An amusing ditty of the time surrounded the unscathed whiskey warehouse at the bottom of Folsom (Howard?):
If, as they say, God spanked the city
because it got too frisky,
Why did he shake the churches down
and save Hotelings whiskey?
Shortly after the earthquake, Walter Johnson gathered the newsboys he knew from his job at the Bulletin and started selling out-of-town newspapers and magazines. His first newsstand stood in the rubble of Fillmore Street. He was soon selling papers all across the city. This endeavor blossomed into a book and stationary store on Fillmore and then on Market Street. In 1911, Johnson and his brother Alfred opened a similar store in Modesto, where their father had relocated.
World War I
Not satisfied with the life of a merchant, Johnson began to study for entrance into law school. He sold his share of the business to his brother and enrolled at Boalt Hall School of Law, later finishing at Hastings Law School in San Francisco. The very day Johnson became a member of the California bar, Archduke Franz Ferdinand of Austria was assassinated in Serbia, setting off World War I.
Johnson joined the war effort when the US became involved in 1917. He closed his small law practice and spent three months in officer's training at the Presidio. As a First Lieutenant, Johnson was sent to Aberdeen, Washington to subvert the efforts of an anti-government group, the Industrial Workers of the World, or I.W.W., who were determined to slow lumber production. Agitators used sabotage, threats and violence causing disastrous slow-downs and shut-downs that were detrimental to the war effort. Johnson used his skills as a lawyer and business manager to convince workers to remain loyal to the U.S. resulting in the eventual ousting of the seditionists. His legal and business skills were again used as the war wound down and he was transferred to New York City to settle government contracts with war-materials factories that were closing down. Johnson had made Captain by the time he left the Army.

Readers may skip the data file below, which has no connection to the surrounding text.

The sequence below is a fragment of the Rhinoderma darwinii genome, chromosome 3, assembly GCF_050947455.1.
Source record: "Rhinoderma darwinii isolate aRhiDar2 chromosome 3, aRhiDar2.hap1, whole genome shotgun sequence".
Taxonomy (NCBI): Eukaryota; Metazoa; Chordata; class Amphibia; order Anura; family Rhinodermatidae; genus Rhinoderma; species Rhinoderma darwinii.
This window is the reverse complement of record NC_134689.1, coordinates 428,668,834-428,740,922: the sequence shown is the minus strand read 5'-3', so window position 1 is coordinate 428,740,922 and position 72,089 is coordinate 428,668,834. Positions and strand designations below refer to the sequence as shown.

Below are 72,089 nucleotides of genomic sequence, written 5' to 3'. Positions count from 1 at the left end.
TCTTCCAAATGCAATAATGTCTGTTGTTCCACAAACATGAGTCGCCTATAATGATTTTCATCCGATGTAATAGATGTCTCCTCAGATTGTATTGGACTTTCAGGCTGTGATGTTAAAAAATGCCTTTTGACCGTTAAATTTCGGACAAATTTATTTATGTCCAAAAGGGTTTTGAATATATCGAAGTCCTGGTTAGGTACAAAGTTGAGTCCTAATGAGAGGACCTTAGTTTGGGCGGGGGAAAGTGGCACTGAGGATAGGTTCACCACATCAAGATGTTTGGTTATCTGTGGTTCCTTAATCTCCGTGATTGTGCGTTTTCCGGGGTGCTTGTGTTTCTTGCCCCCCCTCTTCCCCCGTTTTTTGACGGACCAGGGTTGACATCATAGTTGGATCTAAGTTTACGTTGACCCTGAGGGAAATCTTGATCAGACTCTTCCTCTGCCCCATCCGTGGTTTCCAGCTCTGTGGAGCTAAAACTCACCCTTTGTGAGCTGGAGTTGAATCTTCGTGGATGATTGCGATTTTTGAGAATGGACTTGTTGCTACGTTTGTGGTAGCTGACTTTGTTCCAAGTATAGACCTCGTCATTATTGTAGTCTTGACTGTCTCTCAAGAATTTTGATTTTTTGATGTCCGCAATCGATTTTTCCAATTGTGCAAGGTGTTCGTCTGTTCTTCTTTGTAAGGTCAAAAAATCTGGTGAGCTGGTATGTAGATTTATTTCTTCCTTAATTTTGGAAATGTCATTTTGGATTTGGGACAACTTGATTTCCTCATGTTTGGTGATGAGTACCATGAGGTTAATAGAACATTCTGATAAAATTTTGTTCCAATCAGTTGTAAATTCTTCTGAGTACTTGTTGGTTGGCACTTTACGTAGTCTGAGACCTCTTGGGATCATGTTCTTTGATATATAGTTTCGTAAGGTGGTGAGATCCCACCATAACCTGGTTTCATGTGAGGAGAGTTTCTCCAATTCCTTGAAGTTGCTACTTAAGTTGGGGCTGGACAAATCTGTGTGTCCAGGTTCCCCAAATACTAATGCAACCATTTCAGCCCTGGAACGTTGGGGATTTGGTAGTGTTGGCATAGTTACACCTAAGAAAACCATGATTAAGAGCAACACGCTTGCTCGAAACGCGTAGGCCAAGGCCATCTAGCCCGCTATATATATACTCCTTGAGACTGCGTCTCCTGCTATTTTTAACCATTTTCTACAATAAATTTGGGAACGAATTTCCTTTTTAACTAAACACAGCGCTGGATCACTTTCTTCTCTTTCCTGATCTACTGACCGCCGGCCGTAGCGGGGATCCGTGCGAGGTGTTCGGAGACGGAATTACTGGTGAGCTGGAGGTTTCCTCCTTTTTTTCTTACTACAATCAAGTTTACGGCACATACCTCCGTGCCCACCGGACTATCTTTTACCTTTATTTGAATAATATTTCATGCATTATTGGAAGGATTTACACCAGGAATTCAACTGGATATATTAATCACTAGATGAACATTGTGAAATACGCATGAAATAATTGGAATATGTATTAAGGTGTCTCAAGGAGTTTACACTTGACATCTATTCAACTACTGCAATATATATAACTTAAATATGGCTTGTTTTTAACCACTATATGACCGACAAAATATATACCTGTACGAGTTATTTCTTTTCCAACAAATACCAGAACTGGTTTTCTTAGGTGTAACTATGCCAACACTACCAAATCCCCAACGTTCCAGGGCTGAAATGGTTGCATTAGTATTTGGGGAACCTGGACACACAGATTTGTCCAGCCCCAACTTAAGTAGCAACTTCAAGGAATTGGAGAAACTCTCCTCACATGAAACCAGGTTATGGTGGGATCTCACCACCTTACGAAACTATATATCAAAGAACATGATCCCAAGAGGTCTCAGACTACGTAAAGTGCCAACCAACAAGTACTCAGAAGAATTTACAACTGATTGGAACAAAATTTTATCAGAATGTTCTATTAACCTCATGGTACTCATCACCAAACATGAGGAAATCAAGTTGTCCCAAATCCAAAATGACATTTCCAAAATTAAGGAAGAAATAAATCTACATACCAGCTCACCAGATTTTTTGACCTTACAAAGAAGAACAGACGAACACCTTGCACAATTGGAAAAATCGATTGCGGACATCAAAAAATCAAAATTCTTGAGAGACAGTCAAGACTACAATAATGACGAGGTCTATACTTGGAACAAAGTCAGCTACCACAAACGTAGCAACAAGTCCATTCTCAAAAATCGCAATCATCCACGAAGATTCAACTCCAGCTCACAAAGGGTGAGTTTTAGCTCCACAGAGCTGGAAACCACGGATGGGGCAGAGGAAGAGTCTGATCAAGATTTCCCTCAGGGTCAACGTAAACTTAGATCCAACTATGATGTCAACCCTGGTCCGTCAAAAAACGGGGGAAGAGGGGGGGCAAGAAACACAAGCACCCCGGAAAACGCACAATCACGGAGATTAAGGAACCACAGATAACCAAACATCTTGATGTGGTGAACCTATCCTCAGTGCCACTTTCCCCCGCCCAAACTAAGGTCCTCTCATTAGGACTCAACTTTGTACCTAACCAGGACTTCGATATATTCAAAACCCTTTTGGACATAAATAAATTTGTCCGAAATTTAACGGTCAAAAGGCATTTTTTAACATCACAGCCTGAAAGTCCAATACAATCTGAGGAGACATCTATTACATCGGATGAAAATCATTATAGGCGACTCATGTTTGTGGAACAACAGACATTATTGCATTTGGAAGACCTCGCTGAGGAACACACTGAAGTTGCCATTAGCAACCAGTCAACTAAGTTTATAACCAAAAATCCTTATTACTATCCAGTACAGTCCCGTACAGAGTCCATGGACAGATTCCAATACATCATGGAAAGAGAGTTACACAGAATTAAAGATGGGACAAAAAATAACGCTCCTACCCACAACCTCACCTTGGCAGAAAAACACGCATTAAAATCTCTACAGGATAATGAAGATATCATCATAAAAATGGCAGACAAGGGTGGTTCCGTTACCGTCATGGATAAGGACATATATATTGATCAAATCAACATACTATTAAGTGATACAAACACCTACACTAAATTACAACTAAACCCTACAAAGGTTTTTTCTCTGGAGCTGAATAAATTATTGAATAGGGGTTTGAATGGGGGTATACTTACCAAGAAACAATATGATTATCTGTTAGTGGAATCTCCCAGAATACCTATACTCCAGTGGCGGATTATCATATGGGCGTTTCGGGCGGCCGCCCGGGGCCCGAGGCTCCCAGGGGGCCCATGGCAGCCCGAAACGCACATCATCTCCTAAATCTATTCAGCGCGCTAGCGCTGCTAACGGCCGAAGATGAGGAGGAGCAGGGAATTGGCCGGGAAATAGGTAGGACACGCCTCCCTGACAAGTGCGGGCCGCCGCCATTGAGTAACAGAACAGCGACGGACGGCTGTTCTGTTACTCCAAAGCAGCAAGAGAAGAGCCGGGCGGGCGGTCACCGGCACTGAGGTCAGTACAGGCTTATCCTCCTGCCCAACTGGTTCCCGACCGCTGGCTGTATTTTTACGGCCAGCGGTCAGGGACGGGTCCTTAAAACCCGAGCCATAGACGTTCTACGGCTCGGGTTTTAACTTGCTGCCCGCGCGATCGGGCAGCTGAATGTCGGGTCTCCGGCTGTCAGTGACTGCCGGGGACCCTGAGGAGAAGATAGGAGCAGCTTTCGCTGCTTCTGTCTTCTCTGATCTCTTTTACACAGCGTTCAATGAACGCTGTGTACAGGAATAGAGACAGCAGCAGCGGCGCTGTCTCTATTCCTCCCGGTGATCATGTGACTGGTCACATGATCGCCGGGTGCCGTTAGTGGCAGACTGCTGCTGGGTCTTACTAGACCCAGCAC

After the war, Johnson returned to San Francisco and his law practice. On occasion, an old childhood friend by the name of Bert Webster would drop in. Webster was in the wood box business in Stockton with a fellow named Horace Tarter. The three became fast friends and Johnson was convinced to move his family to Stockton where he incorporated and looked after the legal matters of Tartar and Webster. The Stockton Box Company, under what became Tartar, Webster & Johnson, Inc., flourished. Johnson soon learned the ropes, selling large quantities of wooden crates to suppliers and directly to fruit growers and canneries.
Soon, Tartar, Webster & Johnson, Inc. enlarged its holdings by acquiring interests in several other box and lumber companies. Johnson foresaw the need to control the raw materials that were the heart of the box business. He was also convinced that lumber would be highly valued commodity as industry and population grew. San Francisco became the center of the lumber business and Johnson operated an office at 1 Montgomery Street, in the Crocker Bank Building. Unfortunately, his friends and partners in the box company were not eager to branch out. Tartar and Webster sold out to Johnson, keeping the Stockton Box Company under their own guidance. Several years later, the three reunited as Johnson's vision began to pay off. The reunited corporation became the American Forest Products Corporation.
The year was 1927 and the new corporation soon encircled a wide range of forest products. Besides the box industry, there were timber holdings, saw mills, re-manufacturing plants and complete lumber sales and distribution divisions. With good management and strong business ethics, it weathered the depression and by the end of World War II, the corporation was a multi-million-dollar operation.
It was during the depression years that Johnson met Carl Friden, a Swedish-born engineer who had perfected and patented a revolutionary rotorized calculator. Friden had been very successful with his designs, but had met ruin with the stock market crash of 1929. In 1933, after Friden had spent years trying to perfect his product and find backers, he met Charles Gruenhagen, Johnson's brother-in-law. Gruenhagen was intrigued by Friden's accomplishments and introduced him to Johnson and members of the AFPC board. Friden proposed selling half interest to Johnson for $25,000, the funds to get his company off the ground. Johnson split the obligation with his partners and the Friden company began production.
Johnson's investment paid off well. Friden's plant in San Leandro, California grew to consist of 50,000 square feet (4,600 m2) of facilities and employed over 500 people. During World War II, the plant was restricted to making only 25 calculators a day, while the skilled machinists and engineers were redirected to make complicated bomb fuses and tachometers. After the war, the plant continued to make delicate instruments and expanded its line of calculating products, catering to the needs of scientists, businesses and industry.